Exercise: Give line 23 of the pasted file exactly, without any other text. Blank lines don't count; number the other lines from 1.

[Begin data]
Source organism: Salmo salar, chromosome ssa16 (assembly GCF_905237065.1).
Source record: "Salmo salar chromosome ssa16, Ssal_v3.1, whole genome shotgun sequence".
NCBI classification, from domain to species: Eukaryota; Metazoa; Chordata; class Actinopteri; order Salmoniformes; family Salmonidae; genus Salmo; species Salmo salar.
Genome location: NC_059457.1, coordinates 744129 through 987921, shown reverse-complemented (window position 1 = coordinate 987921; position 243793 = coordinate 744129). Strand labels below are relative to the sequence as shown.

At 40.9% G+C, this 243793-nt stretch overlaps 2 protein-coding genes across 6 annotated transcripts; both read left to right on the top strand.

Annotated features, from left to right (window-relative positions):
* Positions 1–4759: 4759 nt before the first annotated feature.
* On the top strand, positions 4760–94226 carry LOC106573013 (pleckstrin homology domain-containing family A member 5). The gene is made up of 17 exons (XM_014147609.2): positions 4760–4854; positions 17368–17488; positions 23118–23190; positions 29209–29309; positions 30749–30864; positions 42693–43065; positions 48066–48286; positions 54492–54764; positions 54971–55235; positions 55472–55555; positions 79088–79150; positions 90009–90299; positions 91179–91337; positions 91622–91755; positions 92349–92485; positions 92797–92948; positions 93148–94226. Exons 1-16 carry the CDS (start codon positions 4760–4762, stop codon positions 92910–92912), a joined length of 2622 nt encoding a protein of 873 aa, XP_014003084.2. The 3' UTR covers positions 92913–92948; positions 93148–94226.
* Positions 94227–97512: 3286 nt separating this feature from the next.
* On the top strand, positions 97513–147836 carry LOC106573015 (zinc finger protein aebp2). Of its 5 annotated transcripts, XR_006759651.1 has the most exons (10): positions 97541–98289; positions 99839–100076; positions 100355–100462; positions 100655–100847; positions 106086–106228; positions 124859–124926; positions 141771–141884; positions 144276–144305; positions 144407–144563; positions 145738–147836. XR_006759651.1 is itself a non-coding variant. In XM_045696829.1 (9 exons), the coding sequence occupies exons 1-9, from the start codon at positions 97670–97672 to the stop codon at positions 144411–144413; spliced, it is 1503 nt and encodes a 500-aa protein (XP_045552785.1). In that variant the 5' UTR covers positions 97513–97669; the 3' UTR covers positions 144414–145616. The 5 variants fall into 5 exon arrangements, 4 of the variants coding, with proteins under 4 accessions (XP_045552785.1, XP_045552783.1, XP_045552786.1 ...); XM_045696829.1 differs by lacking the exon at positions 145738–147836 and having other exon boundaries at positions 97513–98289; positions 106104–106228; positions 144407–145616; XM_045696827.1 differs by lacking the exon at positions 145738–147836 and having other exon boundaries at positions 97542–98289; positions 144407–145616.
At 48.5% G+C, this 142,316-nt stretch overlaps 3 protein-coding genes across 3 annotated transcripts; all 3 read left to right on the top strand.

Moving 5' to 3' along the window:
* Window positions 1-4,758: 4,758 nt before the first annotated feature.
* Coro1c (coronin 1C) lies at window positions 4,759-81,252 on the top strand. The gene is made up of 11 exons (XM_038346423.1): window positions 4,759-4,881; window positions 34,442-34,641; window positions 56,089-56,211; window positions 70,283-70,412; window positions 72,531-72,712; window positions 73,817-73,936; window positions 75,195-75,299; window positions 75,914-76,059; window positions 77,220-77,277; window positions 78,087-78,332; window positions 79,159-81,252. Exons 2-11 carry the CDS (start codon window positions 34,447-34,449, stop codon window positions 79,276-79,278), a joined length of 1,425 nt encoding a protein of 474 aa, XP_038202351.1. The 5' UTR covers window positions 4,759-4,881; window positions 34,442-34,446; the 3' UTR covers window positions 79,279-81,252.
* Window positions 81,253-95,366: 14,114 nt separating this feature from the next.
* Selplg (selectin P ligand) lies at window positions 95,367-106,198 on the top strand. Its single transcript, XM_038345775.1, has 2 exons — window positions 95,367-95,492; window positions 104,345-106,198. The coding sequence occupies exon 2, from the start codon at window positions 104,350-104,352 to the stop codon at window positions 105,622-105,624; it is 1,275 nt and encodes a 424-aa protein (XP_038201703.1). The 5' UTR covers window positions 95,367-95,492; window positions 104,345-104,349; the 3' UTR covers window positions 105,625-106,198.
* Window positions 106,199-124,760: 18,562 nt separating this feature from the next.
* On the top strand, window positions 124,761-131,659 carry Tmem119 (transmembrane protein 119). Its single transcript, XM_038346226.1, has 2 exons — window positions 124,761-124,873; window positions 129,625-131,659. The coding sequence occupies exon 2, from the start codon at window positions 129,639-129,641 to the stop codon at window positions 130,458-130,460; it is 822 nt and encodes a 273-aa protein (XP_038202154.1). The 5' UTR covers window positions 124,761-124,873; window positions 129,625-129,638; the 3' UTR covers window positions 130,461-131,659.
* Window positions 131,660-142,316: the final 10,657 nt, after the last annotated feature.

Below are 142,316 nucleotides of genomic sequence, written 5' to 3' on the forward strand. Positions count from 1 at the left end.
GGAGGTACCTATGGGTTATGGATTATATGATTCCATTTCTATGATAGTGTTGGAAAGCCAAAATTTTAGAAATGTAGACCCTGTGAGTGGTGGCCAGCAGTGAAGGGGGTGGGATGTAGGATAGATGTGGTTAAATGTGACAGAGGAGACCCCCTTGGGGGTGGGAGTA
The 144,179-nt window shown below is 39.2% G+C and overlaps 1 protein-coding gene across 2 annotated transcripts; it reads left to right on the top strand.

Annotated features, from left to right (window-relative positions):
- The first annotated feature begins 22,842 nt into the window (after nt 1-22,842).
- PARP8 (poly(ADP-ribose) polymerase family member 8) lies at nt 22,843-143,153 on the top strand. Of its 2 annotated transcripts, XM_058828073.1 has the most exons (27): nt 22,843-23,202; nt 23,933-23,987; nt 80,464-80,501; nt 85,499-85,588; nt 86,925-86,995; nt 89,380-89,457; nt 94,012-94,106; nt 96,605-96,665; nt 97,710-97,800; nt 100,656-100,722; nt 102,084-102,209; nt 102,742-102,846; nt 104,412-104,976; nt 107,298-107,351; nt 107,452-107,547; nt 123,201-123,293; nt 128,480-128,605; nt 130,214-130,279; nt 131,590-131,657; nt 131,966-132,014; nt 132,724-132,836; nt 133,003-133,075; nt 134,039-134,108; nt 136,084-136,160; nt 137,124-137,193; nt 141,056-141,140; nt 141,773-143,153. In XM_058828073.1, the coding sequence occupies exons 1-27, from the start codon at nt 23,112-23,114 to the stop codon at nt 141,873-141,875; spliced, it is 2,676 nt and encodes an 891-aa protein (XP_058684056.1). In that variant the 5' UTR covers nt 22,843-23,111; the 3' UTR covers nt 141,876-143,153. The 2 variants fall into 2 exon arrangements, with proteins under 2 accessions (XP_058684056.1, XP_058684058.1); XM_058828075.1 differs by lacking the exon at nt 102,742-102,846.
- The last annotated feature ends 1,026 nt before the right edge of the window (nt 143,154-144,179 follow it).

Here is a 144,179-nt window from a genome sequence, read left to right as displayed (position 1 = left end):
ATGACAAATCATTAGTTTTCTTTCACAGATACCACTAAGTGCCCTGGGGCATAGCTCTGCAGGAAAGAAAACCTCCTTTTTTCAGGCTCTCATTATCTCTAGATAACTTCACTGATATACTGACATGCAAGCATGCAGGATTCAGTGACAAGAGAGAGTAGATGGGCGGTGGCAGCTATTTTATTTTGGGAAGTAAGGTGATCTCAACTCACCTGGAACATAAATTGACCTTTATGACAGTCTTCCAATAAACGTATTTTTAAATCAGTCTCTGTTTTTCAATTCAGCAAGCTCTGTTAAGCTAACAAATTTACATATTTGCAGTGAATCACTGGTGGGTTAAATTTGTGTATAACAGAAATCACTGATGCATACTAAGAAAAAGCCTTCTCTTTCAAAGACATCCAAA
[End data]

Annotated features, from left to right (window-relative positions):